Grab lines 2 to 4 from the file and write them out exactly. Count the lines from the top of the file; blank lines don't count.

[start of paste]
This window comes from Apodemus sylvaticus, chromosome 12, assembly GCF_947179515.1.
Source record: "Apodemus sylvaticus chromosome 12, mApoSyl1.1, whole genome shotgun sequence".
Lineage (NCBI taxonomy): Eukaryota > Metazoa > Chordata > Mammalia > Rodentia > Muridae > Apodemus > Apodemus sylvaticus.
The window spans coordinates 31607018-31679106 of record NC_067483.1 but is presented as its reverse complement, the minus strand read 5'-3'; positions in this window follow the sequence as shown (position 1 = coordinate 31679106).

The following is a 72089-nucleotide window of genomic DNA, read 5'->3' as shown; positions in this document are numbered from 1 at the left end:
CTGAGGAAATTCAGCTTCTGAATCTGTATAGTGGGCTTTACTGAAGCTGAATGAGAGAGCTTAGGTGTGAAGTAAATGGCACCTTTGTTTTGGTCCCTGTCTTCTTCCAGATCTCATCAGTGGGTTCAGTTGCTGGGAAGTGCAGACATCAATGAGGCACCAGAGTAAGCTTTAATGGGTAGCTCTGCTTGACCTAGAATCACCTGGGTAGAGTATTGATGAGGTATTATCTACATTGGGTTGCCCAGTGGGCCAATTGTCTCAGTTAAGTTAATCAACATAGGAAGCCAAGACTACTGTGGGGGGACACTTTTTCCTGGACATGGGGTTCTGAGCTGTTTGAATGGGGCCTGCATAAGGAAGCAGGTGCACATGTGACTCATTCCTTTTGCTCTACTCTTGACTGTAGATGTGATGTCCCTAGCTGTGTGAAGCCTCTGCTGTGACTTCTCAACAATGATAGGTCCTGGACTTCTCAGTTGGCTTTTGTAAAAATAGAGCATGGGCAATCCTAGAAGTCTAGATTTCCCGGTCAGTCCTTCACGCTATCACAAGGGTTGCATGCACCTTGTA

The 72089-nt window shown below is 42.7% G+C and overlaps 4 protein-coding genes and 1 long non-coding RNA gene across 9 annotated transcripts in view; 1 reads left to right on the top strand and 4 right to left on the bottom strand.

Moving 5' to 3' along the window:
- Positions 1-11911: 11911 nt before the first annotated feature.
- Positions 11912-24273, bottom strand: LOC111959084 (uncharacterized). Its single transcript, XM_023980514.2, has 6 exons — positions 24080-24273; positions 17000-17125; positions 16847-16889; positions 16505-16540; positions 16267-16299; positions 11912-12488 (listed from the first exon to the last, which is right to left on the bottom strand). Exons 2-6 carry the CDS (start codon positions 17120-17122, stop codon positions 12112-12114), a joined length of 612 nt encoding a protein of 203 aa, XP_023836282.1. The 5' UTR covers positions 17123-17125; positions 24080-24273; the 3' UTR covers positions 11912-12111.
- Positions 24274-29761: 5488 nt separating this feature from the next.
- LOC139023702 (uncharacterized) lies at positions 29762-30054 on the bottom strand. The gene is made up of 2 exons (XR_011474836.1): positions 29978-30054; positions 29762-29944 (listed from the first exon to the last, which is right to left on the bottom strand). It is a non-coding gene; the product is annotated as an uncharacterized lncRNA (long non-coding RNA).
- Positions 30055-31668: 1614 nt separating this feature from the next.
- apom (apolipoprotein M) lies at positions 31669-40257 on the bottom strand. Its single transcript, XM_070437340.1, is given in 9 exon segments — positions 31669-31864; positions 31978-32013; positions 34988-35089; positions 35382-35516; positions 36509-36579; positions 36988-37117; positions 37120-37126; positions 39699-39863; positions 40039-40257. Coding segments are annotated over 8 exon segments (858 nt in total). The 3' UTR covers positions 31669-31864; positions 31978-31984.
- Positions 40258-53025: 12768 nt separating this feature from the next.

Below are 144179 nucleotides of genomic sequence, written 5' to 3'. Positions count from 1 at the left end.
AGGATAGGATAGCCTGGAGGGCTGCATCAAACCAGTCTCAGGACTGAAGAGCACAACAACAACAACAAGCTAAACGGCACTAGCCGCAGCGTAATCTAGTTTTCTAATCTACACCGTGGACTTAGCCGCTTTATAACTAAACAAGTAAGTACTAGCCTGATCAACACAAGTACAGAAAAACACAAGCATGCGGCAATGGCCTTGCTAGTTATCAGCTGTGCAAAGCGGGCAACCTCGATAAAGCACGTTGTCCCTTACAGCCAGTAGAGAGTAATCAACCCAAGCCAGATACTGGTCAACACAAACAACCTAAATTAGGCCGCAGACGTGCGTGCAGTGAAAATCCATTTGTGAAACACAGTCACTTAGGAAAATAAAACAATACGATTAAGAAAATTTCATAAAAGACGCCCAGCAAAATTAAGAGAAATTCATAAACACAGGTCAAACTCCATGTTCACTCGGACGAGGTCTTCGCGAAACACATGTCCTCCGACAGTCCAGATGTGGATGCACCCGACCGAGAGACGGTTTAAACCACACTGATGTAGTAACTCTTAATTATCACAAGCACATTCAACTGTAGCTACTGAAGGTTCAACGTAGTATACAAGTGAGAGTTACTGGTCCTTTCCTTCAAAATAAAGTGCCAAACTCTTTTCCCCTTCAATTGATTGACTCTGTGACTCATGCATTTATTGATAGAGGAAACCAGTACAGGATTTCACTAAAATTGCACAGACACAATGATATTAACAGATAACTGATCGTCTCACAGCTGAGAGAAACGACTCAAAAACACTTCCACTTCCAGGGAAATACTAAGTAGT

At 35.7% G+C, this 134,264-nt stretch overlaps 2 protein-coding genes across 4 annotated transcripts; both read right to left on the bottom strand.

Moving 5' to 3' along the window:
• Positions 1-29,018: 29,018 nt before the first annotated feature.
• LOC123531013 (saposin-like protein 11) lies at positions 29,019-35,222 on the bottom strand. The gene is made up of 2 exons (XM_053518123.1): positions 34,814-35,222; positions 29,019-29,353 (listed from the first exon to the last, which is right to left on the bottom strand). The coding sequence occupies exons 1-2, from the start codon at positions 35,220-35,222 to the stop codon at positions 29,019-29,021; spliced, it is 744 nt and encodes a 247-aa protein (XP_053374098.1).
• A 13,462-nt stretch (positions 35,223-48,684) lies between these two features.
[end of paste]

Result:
Source record: "Apodemus sylvaticus chromosome 12, mApoSyl1.1, whole genome shotgun sequence".
Lineage (NCBI taxonomy): Eukaryota > Metazoa > Chordata > Mammalia > Rodentia > Muridae > Apodemus > Apodemus sylvaticus.
The window spans coordinates 31607018-31679106 of record NC_067483.1 but is presented as its reverse complement, the minus strand read 5'-3'; positions in this window follow the sequence as shown (position 1 = coordinate 31679106).